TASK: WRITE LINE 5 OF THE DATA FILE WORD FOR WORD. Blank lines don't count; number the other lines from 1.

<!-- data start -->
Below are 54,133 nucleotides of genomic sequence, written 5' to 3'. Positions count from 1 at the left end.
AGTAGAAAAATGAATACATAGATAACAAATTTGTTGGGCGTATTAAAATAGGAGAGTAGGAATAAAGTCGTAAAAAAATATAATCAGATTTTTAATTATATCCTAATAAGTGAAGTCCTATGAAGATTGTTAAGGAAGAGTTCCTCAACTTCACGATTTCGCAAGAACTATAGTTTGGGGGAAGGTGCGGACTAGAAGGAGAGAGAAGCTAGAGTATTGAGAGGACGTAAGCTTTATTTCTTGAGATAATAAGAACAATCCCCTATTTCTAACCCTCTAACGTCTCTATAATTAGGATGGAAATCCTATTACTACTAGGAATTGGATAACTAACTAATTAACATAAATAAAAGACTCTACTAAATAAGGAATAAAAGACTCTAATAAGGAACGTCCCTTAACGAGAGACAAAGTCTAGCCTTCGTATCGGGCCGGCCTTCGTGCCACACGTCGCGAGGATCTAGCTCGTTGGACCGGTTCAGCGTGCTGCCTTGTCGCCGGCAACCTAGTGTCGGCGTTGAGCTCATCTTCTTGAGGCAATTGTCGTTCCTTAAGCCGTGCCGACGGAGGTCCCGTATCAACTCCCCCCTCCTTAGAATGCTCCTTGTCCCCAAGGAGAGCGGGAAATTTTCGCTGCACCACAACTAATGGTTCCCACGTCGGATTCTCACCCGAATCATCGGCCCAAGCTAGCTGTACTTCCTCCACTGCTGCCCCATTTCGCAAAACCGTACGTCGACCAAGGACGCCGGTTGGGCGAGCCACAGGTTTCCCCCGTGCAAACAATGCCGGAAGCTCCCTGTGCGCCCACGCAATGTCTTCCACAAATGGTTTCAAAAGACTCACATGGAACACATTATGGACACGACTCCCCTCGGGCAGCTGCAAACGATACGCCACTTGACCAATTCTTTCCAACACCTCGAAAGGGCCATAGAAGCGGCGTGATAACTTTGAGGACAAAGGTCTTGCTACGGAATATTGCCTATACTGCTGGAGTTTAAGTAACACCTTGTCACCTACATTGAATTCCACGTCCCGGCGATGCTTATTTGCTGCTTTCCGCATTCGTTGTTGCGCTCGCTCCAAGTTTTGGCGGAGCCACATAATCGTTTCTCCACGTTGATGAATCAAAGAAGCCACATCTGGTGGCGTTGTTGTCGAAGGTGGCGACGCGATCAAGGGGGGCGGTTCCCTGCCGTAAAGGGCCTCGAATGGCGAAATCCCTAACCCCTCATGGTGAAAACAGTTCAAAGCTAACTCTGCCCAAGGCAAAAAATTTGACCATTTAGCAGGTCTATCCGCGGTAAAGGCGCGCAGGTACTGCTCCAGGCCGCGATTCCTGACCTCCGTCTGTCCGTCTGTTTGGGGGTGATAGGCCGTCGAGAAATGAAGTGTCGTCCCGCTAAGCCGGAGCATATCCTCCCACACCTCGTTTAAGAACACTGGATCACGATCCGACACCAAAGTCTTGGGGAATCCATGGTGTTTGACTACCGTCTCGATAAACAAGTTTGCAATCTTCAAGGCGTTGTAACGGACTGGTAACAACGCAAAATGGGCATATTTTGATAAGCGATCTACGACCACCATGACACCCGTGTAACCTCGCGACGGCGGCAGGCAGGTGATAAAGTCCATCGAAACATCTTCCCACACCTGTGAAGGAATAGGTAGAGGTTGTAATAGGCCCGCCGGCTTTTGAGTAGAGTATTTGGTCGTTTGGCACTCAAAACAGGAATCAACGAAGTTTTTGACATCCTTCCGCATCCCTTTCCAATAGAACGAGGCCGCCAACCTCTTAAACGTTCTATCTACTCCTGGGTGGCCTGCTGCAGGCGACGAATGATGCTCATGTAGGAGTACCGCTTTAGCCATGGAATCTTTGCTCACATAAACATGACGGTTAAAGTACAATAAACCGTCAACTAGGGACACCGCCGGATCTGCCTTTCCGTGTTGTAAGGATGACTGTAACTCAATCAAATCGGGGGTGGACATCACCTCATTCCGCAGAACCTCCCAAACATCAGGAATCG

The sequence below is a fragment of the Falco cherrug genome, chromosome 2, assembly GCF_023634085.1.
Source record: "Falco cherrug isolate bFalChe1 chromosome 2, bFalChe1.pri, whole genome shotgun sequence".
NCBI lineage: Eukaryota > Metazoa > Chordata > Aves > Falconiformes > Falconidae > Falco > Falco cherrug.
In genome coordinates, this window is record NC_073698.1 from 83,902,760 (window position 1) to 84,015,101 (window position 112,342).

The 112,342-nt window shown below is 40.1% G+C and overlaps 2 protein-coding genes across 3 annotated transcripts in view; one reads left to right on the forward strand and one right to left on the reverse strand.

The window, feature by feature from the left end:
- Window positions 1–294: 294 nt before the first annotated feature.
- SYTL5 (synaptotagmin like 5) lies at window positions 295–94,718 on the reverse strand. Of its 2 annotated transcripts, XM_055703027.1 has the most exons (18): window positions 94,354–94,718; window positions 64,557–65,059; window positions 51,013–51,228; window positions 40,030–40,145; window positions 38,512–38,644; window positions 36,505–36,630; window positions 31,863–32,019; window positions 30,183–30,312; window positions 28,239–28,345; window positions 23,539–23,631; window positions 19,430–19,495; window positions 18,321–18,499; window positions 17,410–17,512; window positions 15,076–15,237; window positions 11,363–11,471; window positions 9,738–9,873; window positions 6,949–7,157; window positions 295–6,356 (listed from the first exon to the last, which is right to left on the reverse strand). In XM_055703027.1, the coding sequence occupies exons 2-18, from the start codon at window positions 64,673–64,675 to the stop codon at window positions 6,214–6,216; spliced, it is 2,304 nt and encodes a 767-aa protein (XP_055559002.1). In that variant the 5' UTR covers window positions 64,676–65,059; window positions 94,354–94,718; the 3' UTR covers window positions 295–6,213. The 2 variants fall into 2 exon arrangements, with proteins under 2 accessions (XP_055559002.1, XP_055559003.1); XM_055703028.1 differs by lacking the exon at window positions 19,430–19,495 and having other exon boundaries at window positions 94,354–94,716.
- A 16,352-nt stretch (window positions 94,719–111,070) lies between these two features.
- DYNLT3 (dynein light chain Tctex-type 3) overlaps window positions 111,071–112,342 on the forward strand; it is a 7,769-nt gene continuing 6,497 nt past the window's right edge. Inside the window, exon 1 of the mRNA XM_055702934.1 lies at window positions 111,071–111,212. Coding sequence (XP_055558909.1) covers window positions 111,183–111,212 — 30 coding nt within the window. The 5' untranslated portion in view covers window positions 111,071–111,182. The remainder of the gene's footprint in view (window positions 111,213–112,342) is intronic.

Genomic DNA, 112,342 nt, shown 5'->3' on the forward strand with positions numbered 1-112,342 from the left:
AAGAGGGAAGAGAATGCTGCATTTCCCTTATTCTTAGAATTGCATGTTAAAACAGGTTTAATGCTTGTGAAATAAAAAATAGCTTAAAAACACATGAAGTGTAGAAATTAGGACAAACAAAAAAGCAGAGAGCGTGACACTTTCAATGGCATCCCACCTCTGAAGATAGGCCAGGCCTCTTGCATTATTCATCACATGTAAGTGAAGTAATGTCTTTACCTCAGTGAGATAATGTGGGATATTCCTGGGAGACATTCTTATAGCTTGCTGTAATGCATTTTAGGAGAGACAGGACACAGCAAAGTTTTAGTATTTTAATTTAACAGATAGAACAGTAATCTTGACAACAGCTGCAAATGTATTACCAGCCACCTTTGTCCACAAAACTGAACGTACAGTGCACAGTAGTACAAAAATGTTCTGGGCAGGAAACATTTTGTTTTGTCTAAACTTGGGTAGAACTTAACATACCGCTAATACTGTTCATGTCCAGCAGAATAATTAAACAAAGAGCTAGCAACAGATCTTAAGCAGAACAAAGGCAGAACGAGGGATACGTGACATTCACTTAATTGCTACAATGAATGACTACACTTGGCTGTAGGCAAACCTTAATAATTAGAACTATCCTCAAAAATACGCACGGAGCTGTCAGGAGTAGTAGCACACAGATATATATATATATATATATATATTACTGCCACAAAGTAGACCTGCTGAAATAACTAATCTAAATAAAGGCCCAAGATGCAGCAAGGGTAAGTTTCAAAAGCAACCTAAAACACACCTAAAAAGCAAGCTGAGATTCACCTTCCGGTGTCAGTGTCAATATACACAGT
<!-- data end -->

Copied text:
NCBI lineage: Eukaryota > Metazoa > Chordata > Aves > Falconiformes > Falconidae > Falco > Falco cherrug.